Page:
Timber skyscrapers! Yes, timber has returned to prominence and even rising higher into the sky. Not all tall buildings require concrete core and steel bracing to stand tall; two or three trees will do the trick. Structural engineers are now using timber such as cross-laminated timber and glue-laminated timber to develop tall iconic buildings. Here is the list of tallest timber buildings in the world.
1. Voll Arkitekter’s Mjøstårne, Brumunddal, Norway
The 85 meter- high tower claimed the title of the tallest timber building in the world after it was completed in March 2019. Mjøstårnet was entirely built using cross-laminated timber, from the large-scale interior trusses to its elevators.
The 18-story building is made of CLT and glulam, which are strong enough to support large loads. Floor slabs and prefabricated sections were jacked up by internal scaffolding and a large crane. The local suppliers were lucky enough to supply local-sourced materials that were used to construct the ascending structure.
2. Tall Wood Residence, Vancouver, Canada
The building reached an unprecedented height of 53 meters in the summer of 2017; thus, it is the 2nd tallest timber building in the world. Tall Wood Residence was designed by the Canadian practice Acton Ostry Architects Inc. To complete the project, leading companies and consulting firms such as Fast+ Epp, GHL Consultants Ltd, and Australia-based Architekten Herman Kaufmann collaborated.
The 18-story building houses 404 students as the Brock Common Student Residence at UBC (the University of British Columbia). Prefabricated steel elements and concrete core were utilized to assist the mass timber frame. According to John Metras, Managing Director of Infrastructure Development at UBC, working with wood reduced construction timelines.
3. The Tree, Bergen, Norway
Located on Dansgardsveien, 99, Asrtad, 5058 Bergen, Hordaland, Norway, The Tree or Treet stands 49 meters tall and one of the tallest timber buildings in the world. The building was constructed in modules, the modules stacked together on site. Its load-bearing framework structure comprises glulam truss work, then a prefabricated module with a platform at the top made of a fortified concrete deck. The purpose of the concrete slabs was to give the structure the required weight.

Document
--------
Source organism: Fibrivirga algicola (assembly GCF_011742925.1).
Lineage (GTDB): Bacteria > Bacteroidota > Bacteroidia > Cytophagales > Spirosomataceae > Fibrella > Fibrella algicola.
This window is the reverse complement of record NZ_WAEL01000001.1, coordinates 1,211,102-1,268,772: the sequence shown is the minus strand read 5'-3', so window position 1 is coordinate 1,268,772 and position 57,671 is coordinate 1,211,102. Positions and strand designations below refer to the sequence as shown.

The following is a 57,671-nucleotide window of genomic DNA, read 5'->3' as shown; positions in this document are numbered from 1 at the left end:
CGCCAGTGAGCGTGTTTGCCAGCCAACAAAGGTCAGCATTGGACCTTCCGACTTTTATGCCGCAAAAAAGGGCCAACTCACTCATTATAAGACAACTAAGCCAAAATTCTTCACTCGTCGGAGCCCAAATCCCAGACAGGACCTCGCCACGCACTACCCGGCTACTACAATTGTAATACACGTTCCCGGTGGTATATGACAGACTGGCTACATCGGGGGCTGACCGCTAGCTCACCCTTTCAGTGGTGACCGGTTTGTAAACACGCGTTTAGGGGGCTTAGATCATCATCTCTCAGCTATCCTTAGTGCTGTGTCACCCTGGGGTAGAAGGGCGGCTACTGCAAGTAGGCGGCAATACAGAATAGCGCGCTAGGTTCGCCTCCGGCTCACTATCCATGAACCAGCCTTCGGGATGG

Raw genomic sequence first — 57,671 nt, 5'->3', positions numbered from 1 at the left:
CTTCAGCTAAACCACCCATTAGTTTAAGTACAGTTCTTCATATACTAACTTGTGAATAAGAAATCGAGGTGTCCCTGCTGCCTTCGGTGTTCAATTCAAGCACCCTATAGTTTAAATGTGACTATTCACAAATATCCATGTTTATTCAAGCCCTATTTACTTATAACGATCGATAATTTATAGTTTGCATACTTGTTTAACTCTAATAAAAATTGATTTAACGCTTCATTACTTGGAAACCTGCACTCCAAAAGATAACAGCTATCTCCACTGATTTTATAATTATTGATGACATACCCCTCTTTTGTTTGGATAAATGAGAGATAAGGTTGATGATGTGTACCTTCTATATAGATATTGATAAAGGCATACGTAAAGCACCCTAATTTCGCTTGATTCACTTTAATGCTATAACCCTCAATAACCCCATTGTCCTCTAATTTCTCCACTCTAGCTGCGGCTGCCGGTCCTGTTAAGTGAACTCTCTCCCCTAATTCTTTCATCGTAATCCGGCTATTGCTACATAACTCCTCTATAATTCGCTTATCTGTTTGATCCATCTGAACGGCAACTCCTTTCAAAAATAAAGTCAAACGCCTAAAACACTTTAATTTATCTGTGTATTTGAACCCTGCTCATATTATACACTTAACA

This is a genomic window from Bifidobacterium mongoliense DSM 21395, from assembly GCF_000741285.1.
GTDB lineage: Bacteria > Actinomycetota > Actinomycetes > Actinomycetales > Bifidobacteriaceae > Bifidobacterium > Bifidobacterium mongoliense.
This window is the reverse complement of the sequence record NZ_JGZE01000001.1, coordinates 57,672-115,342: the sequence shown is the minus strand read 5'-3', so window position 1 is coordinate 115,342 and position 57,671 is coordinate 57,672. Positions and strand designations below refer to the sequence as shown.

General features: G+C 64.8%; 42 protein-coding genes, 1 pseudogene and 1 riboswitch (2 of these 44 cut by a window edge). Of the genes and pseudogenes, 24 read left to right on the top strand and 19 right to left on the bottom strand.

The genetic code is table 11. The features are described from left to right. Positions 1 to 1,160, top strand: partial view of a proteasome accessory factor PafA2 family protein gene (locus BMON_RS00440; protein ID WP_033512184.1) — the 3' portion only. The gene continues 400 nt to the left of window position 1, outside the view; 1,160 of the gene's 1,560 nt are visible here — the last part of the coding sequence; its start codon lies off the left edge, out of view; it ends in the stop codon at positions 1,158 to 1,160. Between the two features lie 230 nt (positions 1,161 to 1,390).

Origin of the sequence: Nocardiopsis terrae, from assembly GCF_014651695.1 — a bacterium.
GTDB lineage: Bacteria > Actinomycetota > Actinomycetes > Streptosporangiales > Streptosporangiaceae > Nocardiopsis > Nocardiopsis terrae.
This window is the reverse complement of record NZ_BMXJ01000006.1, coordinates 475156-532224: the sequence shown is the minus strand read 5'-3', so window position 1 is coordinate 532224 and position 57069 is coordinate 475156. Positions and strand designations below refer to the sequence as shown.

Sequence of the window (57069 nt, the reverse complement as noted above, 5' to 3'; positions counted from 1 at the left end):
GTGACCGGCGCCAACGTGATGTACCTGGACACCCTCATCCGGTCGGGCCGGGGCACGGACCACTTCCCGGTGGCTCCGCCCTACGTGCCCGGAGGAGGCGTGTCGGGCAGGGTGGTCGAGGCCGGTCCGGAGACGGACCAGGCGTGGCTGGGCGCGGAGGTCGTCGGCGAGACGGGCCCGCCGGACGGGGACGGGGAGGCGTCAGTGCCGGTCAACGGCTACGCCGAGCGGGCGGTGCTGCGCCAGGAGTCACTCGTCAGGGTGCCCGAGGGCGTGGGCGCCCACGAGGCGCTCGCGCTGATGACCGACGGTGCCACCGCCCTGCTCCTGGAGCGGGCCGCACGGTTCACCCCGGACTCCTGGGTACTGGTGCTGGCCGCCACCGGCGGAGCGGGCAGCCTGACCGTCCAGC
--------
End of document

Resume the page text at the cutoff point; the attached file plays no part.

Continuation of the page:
The bb14-story building has a total of 62 apartments. After the building, the total project cost was €22M, including costs for buying the land, engineering costs, developing the concept, construction costs, and internal costs such as project management.
According to the project developers Bergen and Omegn Building Society, timber construction aided to avoid the excretion of more than 21000 metric driblets of carbon dioxide.
4. Dalston Lane, London, U.K
Standing at 33 meters high, Dalston Lane is one of the tallest timber buildings in the world. The 10-story building denoted the prospective of using timber to construct high-density buildings in the United Kingdom.
Dalston Lane is made of CLT from the first floor to the tenth floor, with core walls, through to the floors and stairs. The project was designed by a British architect, Waugh Thistleton, who indicated that timber was inexpensive and fantastic for the environment. The timber building is a short distance away from Cube, which is also 33 meters tall.
5. Forte, Melbourne, Australia
The 32 meters building, which rises over ten stories, was designed and constructed by developer Lend Lease. It is one of the tallest timber buildings in the world. The spurring structure was built within 11 months, unlocking a new era in the future for Cross Laminated Timber (CLT) constructions. In 2012, Forte was the first timber high-rise building in Australia built entirely from CLT to lower carbon dioxide emissions by more than 1400 tonnes. Forte is a residential building that comprises 759 CLT panels of European spruce, weighing a total of 485 tonnes.